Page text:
Ever since the Industrial Revolution, poverty has been significantly reduced throughout the world. Two hundred years ago, the average income per person worldwide was the equivalent of less than $2 a day; the figure is $17 today. This fact is relevant to the current discussion on globalization because, even though the information technology revolution, biotechnology, the emergence of new world players and outsourcing may give us the impression that we are in the midst of something entirely new, we are simply witnessing a new phase in the process of innovation that is the market economy -- and this began a few hundred years ago...
The fact that 20 percent of the world's population is extremely poor should not make us forget that millions of lives have improved dramatically in the last three decades. Illiteracy has dropped from 44 percent to 18 percent, and only three countries out of a total of 102 included in the U.N.'s Human Development Index have seen their socioeconomic conditions deteriorate. China's economy used to represent one-26th of the average economy of the countries that comprise the Organization for Economic Cooperation and Development; today it represents one-sixth.
These are not arcane facts. They are widely available and easy to understand. Publications such as Indur Goklany's "The Improving State of the World," David Dollar and Aart Kraay's report on the global economy, and Francois Bourguignon and Christian Morrisson's "Inequality Among World Citizens" -- to mention but three among many recent studies -- provide overwhelming evidence that the world is better off thanks to the increased flow of capital, goods, services and ideas.
All of which falls on the face of those who predict that in the next few years we will see a massive concentration of wealth among a few winners who will leave millions of losers behind. While it is probably true that the gap between low-skilled workers and those who are better educated will mean that different people will be impacted in very different ways by the continuing evolution of the global economy, the reality is that even those on the bottom rungs stand to benefit from the worldwide embrace of globalization.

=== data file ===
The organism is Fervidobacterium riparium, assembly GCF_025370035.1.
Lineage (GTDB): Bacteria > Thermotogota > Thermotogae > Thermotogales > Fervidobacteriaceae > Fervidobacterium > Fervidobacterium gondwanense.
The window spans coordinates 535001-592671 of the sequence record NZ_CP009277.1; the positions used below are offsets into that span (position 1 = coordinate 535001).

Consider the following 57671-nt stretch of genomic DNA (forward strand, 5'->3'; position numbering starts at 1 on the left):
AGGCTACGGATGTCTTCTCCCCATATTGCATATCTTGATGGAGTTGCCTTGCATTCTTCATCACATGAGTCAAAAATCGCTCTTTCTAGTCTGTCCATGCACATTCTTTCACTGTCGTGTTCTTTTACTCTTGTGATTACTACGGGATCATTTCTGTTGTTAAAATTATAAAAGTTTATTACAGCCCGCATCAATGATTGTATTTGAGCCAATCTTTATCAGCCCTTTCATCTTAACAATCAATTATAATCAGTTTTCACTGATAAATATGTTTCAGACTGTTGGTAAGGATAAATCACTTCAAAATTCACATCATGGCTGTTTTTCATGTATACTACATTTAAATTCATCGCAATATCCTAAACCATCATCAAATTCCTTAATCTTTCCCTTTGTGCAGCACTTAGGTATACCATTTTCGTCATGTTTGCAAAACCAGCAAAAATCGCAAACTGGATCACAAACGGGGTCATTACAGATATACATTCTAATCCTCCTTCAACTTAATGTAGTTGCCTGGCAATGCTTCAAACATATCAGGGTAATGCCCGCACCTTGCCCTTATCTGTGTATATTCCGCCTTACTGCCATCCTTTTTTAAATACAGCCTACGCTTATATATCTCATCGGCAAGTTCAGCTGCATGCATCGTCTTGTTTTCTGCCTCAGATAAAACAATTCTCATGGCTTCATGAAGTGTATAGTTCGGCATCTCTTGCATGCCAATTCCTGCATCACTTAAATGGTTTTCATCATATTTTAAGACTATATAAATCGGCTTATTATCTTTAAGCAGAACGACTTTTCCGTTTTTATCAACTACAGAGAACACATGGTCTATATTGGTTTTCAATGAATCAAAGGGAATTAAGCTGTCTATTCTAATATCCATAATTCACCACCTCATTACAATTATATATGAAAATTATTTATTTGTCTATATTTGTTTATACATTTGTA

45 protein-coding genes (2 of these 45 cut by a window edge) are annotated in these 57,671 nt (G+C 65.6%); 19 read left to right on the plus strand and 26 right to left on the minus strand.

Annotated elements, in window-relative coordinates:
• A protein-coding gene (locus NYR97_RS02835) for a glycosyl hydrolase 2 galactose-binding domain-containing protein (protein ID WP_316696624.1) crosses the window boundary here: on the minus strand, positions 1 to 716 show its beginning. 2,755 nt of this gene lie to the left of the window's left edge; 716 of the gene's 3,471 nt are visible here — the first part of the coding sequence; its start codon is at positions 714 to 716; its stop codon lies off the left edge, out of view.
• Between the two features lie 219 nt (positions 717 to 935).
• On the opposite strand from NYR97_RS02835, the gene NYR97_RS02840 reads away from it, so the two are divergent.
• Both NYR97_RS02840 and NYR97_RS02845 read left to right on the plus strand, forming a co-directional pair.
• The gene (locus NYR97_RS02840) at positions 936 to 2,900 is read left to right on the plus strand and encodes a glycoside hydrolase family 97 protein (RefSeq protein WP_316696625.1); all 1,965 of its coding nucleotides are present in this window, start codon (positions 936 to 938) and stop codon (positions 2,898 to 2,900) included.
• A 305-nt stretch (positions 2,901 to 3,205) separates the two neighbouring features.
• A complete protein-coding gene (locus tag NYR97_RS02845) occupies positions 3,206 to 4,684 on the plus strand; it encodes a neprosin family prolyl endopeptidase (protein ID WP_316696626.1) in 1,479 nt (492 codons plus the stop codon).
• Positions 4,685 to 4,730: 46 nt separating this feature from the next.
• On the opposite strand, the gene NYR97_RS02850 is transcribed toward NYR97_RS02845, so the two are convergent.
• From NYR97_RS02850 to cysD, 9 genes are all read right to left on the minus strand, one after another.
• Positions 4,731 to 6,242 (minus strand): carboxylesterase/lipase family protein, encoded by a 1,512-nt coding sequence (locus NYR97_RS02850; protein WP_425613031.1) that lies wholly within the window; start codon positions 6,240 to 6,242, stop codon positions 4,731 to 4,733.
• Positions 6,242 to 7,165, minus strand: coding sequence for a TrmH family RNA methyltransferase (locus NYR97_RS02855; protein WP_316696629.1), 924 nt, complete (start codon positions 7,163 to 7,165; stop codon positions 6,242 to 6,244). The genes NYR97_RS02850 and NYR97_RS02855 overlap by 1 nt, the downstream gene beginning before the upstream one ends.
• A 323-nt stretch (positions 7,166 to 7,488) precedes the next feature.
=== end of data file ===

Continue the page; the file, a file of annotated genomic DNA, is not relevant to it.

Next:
Read it all.
There are many groups today who claim to stand against the "evil" of globalization. "Anti-globalization" is a term most commonly used to describe the political stance of people and groups who oppose so-called "neoliberal" policies of globalization. Generally, these groups consider themselves proponents of something referred to as "social justice" and are anti-large-multi-national corporations, anti-trade agreements, anti-capitalism, and anti-war (that last is thrown in for good measure to show how they associate trade with war and injustice; when the reality is that there is an inverse association--but why should facts get in the way of their fundamentally Luddite worldview?). Without the slightest bit of evidence, except for the marxist ideology which they consciously or unconsciously embrace, they assert that globalization and capitalism damage democracy, the environment, labor , and third world societies.
As Llosa observes, nothing could be further from the truth. But, such groups are not interested in the truth.
Marxism, which was supposed to bring economic prosperity, brought misery instead, and lost the competition with capitalism very badly. This required a hasty revision of the Marxist ethical standad, which originally said that wealth was a good thing and was being taken away from the masses by the evil capitalists. "Stick with us, kiddos," the communist/socialist revolutionaries claimed (see Hugo Chavez for the most recent itiration of this scam), "and you too will become prosperous and happy beyond your wildest imaginings!"